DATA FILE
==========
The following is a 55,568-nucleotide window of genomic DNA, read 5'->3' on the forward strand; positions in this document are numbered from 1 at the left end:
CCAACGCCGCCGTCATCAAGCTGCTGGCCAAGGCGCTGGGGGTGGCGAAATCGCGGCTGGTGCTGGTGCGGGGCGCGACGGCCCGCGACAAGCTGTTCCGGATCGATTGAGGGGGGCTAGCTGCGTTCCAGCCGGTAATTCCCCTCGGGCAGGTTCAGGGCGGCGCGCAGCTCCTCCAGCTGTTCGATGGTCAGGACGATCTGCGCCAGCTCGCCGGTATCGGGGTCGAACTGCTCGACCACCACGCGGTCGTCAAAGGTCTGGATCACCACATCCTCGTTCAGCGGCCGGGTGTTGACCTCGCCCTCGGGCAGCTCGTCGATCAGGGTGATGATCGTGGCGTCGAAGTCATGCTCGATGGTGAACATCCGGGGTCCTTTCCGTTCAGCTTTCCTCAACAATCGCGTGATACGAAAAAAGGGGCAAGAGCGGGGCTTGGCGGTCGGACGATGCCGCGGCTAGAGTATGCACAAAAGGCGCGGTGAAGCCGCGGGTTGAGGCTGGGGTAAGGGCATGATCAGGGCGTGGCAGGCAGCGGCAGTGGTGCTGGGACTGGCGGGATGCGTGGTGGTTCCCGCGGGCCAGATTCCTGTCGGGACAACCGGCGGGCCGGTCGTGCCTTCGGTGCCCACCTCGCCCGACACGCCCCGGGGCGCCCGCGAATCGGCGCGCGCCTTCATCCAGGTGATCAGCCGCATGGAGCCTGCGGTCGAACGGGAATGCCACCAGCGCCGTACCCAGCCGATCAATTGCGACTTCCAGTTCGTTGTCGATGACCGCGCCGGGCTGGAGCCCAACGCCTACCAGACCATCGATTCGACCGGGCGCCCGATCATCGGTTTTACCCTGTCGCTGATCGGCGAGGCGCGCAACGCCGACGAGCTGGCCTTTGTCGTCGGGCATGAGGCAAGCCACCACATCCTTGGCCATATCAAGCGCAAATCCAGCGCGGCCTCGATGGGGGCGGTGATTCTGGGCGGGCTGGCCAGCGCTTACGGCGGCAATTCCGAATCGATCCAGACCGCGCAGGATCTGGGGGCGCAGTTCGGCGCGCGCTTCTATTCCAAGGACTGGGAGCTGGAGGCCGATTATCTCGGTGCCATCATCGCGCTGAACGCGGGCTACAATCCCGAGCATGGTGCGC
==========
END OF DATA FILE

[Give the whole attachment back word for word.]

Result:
The following is a 55,568-nucleotide window of genomic DNA, read 5'->3' on the forward strand; positions in this document are numbered from 1 at the left end:
CCAACGCCGCCGTCATCAAGCTGCTGGCCAAGGCGCTGGGGGTGGCGAAATCGCGGCTGGTGCTGGTGCGGGGCGCGACGGCCCGCGACAAGCTGTTCCGGATCGATTGAGGGGGGCTAGCTGCGTTCCAGCCGGTAATTCCCCTCGGGCAGGTTCAGGGCGGCGCGCAGCTCCTCCAGCTGTTCGATGGTCAGGACGATCTGCGCCAGCTCGCCGGTATCGGGGTCGAACTGCTCGACCACCACGCGGTCGTCAAAGGTCTGGATCACCACATCCTCGTTCAGCGGCCGGGTGTTGACCTCGCCCTCGGGCAGCTCGTCGATCAGGGTGATGATCGTGGCGTCGAAGTCATGCTCGATGGTGAACATCCGGGGTCCTTTCCGTTCAGCTTTCCTCAACAATCGCGTGATACGAAAAAAGGGGCAAGAGCGGGGCTTGGCGGTCGGACGATGCCGCGGCTAGAGTATGCACAAAAGGCGCGGTGAAGCCGCGGGTTGAGGCTGGGGTAAGGGCATGATCAGGGCGTGGCAGGCAGCGGCAGTGGTGCTGGGACTGGCGGGATGCGTGGTGGTTCCCGCGGGCCAGATTCCTGTCGGGACAACCGGCGGGCCGGTCGTGCCTTCGGTGCCCACCTCGCCCGACACGCCCCGGGGCGCCCGCGAATCGGCGCGCGCCTTCATCCAGGTGATCAGCCGCATGGAGCCTGCGGTCGAACGGGAATGCCACCAGCGCCGTACCCAGCCGATCAATTGCGACTTCCAGTTCGTTGTCGATGACCGCGCCGGGCTGGAGCCCAACGCCTACCAGACCATCGATTCGACCGGGCGCCCGATCATCGGTTTTACCCTGTCGCTGATCGGCGAGGCGCGCAACGCCGACGAGCTGGCCTTTGTCGTCGGGCATGAGGCAAGCCACCACATCCTTGGCCATATCAAGCGCAAATCCAGCGCGGCCTCGATGGGGGCGGTGATTCTGGGCGGGCTGGCCAGCGCTTACGGCGGCAATTCCGAATCGATCCAGACCGCGCAGGATCTGGGGGCGCAGTTCGGCGCGCGCTTCTATTCCAAGGACTGGGAGCTGGAGGCCGATTATCTCGGTGCCATCATCGCGCTGAACGCGGGCTACAATCCCGAGCATGGTGCGC